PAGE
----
"retired" tells you nothing more than "no longer packaged". "packaged" does not mean "maintained by fedora". It certianly doesn't mean "kept up to date with upstream releases" or "kept updated with security fixes" And "broken" in this context means nothing more than "failed to package/build", because "packaged" doesn't mean "it actually works/runs".
The solution to this problem should be quite evident and that is
to archive the "retired" components as flatpaks ( if the component
is a desktop app ) or a as container ( if it's a server
application or application stack ) using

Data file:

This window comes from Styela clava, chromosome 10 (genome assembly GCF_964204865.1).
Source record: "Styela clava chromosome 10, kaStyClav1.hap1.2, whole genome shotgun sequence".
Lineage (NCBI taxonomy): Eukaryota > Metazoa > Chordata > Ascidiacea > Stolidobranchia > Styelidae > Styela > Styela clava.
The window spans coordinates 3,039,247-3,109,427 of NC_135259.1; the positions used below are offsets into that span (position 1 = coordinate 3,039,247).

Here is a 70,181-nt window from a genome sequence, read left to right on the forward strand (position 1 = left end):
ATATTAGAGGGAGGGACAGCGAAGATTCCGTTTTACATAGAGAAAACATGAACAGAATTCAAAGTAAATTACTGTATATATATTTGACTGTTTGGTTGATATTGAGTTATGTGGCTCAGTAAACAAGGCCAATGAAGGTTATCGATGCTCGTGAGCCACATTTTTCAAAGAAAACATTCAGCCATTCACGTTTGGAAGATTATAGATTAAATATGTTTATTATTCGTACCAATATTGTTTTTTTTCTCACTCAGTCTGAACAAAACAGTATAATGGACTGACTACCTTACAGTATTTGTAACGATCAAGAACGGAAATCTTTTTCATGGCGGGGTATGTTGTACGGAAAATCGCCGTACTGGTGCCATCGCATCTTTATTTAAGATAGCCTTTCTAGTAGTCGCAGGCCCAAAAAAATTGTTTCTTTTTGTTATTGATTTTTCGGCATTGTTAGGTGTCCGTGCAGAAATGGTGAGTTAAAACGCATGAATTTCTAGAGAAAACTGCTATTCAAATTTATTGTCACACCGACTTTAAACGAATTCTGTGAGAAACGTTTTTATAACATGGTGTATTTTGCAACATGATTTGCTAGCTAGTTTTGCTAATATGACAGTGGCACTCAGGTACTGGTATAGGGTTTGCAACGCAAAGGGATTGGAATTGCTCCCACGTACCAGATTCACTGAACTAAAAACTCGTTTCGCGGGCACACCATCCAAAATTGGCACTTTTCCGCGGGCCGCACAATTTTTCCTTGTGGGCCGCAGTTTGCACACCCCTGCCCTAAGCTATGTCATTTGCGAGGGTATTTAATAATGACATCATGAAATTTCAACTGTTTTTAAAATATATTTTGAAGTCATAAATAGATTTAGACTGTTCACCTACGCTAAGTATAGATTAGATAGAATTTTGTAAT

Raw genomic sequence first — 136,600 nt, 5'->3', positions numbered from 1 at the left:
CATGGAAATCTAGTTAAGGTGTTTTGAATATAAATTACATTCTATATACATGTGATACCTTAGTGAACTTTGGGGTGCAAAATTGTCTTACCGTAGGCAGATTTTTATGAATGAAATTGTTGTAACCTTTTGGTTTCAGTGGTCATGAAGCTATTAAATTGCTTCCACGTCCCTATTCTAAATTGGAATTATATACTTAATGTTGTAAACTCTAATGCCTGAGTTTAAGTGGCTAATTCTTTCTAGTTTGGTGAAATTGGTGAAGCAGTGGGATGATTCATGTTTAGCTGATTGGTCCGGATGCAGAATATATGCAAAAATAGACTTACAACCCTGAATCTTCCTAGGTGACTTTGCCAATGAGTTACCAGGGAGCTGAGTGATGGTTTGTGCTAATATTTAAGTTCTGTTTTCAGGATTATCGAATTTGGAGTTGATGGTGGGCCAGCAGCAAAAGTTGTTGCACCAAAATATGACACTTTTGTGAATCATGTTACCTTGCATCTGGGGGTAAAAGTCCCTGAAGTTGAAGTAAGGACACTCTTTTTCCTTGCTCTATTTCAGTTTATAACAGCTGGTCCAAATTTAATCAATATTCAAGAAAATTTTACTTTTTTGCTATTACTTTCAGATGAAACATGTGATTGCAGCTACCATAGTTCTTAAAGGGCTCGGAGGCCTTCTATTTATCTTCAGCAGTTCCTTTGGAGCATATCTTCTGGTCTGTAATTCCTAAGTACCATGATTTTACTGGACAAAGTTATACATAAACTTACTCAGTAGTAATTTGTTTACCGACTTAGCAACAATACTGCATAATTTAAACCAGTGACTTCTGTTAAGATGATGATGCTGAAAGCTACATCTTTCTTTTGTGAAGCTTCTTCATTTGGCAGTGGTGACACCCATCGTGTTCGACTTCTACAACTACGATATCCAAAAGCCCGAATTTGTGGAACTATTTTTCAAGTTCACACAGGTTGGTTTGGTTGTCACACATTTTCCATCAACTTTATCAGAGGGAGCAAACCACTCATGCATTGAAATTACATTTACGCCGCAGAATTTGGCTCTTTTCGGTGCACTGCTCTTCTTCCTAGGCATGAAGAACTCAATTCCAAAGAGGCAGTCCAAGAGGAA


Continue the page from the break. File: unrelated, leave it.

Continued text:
OCI Images and the OCI distribution mechanism as a deployment
technology( for organization
) that is if the application or application stack is of any real,
practical or nostalgic value to end users or organization
which would be worth keeping.
That approach should solve both the package management issues
and "if it ain’t broken, don’t touch it" or simply keeping it
available because it's useful to some end user(s) dilemma along
with bunch of other problems that affect Fedora but people seem to
be expecting different results using the same old thinking, which
lead to the same old approaches, to solve the same old problems.